A nondiversified fund may be subject to greater risk by investing in a smaller number of investments than a diversified fund. No fund is a complete investment program and you may lose money investing in a fund. The Fund may engage in other investment practices that may involve additional risks and you should review the Fund prospectus for a complete description.


Portfolio

Portfolio Statisticsas of Aug 31, 2017

Countries Represented 65

Credit Quality (%)7as of Aug 31, 2017

AAA 15.78
AA 5.81
A 9.46
BBB 12.80
BB 22.62
B 25.57
CCC or Lower 4.02
Not Rated 3.94
Total 100.00
Ratings are based on Moody's, S&P or Fitch, as applicable. If securities are rated differently by the ratings agencies, the higher rating is applied. Ratings, which are subject to change, apply to the creditworthiness of the issuers of the underlying securities and not to the Fund or its shares. Credit ratings measure the quality of a bond based on the issuer's creditworthiness, with ratings ranging from AAA, being the highest, to D, being the lowest based on S&P's measures. Ratings of BBB or higher by S&P or Fitch (Baa or higher by Moody's) are considered to be investment-grade quality. Credit ratings are based largely on the ratings agency's analysis at the time of rating. The rating assigned to any particular security is not necessarily a reflection of the issuer's current financial condition and does not necessarily reflect its assessment of the volatility of a security's market value or of the liquidity of an investment in the security. Holdings designated as "Not Rated" are not rated by the national ratings agencies stated above.

Foreign Currency Exposure (%)8as of Aug 31, 2017

Serbia 6.62
Czech Republic 4.95
Sri Lanka 4.14
India 3.99
Kazakhstan 3.81
Iceland 3.78
Sweden 3.29
New Zealand -3.07
Euro -3.24
Oman -4.95
View All

Credit Exposures by Country (contribution to credit spread duration in years)9as of Aug 31, 2017

Turkey 0.19
Cyprus 0.15
El Salvador 0.15
Russia -0.13
Mexico -0.15
Colombia -0.15
Qatar -0.15
Euro -0.17
Malaysia -0.18
South Africa -0.28
View All

Interest-Rate Exposures by Country (contribution to interest-rate duration in years)10as of Aug 31, 2017

United States 0.60
Australia 0.30
India 0.30
Poland 0.24
Mexico 0.24
Serbia 0.21
Hungary -0.25
Korea, South -0.25
Saudi Arabia -0.28
Japan -0.52
View All

Aggregate Exposure11as of Aug 31, 2017

Foreign Currency (%) Credit (yrs.) Interest Rate (yrs.)
Long 59.39 1.18 3.05
Short -20.59 -1.41 -1.57
Net 38.80 -0.23 1.48

Portfolio profile subject to change due to active management. Percentages may not total 100% due to rounding. Fund primarily invests in an affiliated investment company (Portfolio) with the same objective(s) and policies as the Fund and may also invest directly. References to investments are to the aggregate holdings of the Fund and the Portfolio.

About Risk:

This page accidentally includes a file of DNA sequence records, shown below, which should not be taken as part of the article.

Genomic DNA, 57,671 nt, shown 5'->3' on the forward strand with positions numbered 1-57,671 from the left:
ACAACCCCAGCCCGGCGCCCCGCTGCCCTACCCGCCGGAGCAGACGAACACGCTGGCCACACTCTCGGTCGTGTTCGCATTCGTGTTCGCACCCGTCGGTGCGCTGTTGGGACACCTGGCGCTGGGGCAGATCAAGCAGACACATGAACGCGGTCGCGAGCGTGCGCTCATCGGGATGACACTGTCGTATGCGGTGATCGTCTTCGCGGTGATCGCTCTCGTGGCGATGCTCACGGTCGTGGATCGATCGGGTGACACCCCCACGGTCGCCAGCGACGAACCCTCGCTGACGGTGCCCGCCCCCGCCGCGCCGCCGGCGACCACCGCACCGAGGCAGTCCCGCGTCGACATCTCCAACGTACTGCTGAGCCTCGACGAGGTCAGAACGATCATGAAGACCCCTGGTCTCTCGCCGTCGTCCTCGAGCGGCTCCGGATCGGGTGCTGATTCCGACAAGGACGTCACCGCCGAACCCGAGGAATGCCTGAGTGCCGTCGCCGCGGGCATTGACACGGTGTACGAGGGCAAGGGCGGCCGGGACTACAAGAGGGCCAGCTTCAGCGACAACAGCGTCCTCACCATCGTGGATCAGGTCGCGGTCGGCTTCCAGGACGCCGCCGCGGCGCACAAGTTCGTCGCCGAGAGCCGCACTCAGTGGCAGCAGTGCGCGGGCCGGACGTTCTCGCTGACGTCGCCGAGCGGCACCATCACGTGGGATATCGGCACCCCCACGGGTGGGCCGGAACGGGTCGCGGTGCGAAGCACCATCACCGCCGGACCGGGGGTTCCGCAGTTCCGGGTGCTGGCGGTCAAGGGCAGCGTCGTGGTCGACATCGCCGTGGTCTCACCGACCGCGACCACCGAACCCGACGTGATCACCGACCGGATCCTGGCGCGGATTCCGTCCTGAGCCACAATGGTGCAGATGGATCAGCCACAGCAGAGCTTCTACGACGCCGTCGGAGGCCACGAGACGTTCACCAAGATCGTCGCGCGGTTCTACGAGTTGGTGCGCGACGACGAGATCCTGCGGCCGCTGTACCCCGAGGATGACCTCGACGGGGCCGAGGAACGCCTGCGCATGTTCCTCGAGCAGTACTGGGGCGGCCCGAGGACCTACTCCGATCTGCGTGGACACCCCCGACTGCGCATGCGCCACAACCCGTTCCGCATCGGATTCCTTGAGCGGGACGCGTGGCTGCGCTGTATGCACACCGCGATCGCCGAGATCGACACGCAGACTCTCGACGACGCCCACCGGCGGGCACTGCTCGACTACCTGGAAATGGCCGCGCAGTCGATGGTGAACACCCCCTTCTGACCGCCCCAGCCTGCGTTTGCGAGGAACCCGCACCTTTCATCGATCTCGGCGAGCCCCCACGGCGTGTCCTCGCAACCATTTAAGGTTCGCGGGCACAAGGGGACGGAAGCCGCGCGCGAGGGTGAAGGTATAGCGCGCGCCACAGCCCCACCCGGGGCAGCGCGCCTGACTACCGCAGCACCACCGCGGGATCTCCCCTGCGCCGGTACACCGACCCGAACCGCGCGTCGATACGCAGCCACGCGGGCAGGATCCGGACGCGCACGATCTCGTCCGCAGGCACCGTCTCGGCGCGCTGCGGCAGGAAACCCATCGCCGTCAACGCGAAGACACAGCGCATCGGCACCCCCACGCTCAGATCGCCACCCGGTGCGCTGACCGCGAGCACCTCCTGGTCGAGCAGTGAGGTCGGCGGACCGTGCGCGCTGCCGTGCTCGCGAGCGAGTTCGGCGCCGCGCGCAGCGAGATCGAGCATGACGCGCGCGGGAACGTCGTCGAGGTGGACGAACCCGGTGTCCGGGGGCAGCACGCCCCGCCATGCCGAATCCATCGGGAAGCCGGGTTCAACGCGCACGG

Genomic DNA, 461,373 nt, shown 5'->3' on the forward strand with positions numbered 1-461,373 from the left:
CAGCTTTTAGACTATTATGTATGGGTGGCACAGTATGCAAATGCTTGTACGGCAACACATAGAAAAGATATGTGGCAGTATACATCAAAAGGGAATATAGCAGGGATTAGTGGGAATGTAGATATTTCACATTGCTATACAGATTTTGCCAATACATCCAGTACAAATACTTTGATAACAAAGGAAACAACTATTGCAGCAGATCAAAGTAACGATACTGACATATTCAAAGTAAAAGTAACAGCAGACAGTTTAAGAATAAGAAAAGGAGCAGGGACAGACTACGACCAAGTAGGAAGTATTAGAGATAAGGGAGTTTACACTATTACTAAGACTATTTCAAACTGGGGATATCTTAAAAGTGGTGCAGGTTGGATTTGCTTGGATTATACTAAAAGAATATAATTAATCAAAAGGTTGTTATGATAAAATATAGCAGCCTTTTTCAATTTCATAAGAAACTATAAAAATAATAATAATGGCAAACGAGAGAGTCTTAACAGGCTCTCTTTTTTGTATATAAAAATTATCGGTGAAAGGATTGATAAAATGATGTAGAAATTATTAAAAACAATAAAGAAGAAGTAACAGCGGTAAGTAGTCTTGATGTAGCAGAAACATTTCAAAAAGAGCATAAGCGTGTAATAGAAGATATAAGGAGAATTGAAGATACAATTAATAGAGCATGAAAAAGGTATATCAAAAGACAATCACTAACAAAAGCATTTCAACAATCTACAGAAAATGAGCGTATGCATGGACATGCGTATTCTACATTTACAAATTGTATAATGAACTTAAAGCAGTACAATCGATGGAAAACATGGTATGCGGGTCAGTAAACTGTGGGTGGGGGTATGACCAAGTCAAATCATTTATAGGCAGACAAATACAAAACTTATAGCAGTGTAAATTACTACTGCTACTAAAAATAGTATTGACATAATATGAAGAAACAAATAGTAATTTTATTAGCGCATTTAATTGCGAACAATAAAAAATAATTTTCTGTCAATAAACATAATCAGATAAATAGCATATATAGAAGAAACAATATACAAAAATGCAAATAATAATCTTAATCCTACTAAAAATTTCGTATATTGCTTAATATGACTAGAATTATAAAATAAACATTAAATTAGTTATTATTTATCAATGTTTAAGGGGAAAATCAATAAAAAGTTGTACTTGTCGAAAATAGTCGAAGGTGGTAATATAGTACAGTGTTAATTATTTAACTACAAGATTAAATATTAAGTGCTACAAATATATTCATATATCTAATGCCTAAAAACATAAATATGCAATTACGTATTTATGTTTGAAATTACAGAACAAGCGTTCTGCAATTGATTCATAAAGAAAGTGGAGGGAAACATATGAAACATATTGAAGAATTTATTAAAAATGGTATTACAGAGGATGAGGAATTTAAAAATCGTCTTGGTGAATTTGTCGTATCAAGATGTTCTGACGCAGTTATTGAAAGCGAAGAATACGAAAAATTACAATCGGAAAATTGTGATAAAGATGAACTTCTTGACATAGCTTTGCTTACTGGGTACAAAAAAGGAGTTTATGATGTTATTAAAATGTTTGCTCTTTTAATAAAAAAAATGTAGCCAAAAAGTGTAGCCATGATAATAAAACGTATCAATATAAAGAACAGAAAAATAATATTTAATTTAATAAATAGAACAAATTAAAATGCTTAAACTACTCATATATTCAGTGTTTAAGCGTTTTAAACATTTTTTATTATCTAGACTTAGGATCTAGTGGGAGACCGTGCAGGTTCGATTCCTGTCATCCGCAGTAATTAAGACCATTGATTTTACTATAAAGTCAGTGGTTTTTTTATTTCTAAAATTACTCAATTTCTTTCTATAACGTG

The Fund employs an "absolute return" investment approach, benchmarking itself to an index of cash instruments and seeking to achieve returns that are largely independent of broad movements in stocks and bonds. Investments in foreign instruments or currencies can involve greater risk and volatility than U.S. investments because of adverse market, economic, political, regulatory, geopolitical or other conditions. In emerging or frontier countries, these risks may be more significant. An imbalance in supply and demand in the income market may result in valuation uncertainties and greater volatility, less liquidity, widening credit spreads and a lack of price transparency in the market. Investments in income securities may be affected by changes in the creditworthiness of the issuer and are subject to the risk of nonpayment of principal and interest. The value of income securities also may decline because of real or perceived concerns about the issuer's ability to make principal and interest payments. Derivative instruments can be used to take both long and short positions, be highly volatile, result in economic leverage (which can increase both the risk and return potential of the Fund), and involve risks in addition to the risks of the underlying instrument on which the derivative is based, such as counterparty, correlation and liquidity risk. If a counterparty is unable to honor its commitments, the value of Fund shares may decline and/or the Fund could experience delays in the return of collateral or other assets held by the counterparty. As interest rates rise, the value of certain income investments is likely to decline. The value of commodities investments will generally be affected by overall market movements and factors specific to a particular industry or commodity, including weather, embargoes, tariffs, or health, political, international and regulatory developments. Because the Fund may invest significantly in a particular geographic region or country, value of Fund shares may fluctuate more than a fund with less exposure to such areas. Investments rated below investment grade (typically referred to as "junk") are generally subject to greater price volatility and illiquidity than higher-rated investments.